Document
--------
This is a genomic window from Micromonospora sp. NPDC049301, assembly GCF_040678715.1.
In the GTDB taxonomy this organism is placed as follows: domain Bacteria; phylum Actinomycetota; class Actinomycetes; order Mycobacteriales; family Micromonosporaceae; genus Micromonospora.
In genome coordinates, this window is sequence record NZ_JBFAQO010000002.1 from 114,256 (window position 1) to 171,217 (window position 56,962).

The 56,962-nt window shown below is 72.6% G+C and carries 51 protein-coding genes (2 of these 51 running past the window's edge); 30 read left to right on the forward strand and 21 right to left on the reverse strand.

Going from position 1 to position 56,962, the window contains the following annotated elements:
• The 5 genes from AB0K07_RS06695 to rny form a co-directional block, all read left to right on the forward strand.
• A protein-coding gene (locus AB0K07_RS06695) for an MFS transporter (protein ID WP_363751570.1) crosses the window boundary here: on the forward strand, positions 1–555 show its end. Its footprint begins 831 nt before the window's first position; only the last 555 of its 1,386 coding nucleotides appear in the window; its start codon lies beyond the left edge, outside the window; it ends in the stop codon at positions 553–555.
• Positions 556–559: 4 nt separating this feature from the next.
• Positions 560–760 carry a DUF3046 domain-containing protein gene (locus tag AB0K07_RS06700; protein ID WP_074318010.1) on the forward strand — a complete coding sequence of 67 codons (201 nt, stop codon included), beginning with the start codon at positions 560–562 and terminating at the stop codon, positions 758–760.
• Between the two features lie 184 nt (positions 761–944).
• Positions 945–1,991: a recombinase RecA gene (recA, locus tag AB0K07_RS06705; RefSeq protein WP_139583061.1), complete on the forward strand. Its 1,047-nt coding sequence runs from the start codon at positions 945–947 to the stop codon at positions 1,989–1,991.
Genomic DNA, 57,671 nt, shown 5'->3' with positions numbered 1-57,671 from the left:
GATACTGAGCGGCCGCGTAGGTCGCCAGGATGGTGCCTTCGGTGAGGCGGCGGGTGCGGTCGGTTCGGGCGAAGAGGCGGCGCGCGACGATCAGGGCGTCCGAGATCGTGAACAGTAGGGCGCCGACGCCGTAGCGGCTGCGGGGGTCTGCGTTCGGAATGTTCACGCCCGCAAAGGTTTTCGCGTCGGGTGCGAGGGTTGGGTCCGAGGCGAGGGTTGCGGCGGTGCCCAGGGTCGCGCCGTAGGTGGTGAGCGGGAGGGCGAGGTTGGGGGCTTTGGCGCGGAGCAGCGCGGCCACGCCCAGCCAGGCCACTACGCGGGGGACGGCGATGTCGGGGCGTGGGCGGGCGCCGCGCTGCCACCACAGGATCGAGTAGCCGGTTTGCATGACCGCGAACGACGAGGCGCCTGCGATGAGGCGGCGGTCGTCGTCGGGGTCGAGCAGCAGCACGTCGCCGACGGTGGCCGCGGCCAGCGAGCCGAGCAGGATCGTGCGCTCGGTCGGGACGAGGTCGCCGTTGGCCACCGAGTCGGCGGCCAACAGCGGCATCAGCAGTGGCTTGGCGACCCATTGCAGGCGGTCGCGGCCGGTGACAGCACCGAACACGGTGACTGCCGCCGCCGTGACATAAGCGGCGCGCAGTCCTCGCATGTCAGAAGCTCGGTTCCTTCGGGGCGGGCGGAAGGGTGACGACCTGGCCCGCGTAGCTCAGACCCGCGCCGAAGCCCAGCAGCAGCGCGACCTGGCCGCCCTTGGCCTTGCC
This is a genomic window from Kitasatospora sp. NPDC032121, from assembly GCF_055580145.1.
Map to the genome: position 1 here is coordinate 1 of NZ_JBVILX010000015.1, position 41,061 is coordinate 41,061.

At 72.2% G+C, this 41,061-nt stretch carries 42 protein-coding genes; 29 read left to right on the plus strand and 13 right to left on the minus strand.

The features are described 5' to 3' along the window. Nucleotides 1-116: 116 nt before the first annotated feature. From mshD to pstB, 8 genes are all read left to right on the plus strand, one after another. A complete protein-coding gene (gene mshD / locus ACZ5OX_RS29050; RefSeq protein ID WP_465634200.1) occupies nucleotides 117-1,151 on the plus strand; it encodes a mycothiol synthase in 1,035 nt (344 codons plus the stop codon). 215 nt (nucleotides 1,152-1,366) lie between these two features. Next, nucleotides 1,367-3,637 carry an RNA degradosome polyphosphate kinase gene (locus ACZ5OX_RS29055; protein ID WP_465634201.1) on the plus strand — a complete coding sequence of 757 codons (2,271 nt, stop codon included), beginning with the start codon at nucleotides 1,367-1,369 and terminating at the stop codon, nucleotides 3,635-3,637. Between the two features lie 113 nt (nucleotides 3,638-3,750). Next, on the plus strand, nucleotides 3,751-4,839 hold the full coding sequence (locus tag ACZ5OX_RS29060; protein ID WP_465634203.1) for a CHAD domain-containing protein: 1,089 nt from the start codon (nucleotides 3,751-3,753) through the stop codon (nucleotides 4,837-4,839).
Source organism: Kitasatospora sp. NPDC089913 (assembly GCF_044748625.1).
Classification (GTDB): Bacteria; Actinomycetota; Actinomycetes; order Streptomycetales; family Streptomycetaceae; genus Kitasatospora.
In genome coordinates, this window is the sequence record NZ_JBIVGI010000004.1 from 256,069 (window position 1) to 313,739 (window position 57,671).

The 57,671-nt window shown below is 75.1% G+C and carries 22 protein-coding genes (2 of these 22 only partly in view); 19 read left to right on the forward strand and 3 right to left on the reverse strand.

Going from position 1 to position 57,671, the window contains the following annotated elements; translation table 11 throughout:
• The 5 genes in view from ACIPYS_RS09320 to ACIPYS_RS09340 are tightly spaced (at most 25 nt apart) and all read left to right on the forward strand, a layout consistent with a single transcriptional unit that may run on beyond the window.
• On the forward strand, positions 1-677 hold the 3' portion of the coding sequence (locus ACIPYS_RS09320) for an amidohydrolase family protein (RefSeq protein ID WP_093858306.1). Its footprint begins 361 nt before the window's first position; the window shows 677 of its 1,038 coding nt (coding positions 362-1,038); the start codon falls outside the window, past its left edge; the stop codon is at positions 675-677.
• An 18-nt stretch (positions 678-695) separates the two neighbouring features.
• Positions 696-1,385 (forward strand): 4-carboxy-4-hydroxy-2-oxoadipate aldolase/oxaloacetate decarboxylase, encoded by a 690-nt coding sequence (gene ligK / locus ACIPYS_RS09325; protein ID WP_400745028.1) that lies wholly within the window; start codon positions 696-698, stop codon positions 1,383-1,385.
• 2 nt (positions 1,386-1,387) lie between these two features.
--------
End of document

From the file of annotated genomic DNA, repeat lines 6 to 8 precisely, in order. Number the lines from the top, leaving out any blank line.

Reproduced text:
• The 5 genes from AB0K07_RS06695 to rny form a co-directional block, all read left to right on the forward strand.
• A protein-coding gene (locus AB0K07_RS06695) for an MFS transporter (protein ID WP_363751570.1) crosses the window boundary here: on the forward strand, positions 1–555 show its end. Its footprint begins 831 nt before the window's first position; only the last 555 of its 1,386 coding nucleotides appear in the window; its start codon lies beyond the left edge, outside the window; it ends in the stop codon at positions 553–555.
• Positions 556–559: 4 nt separating this feature from the next.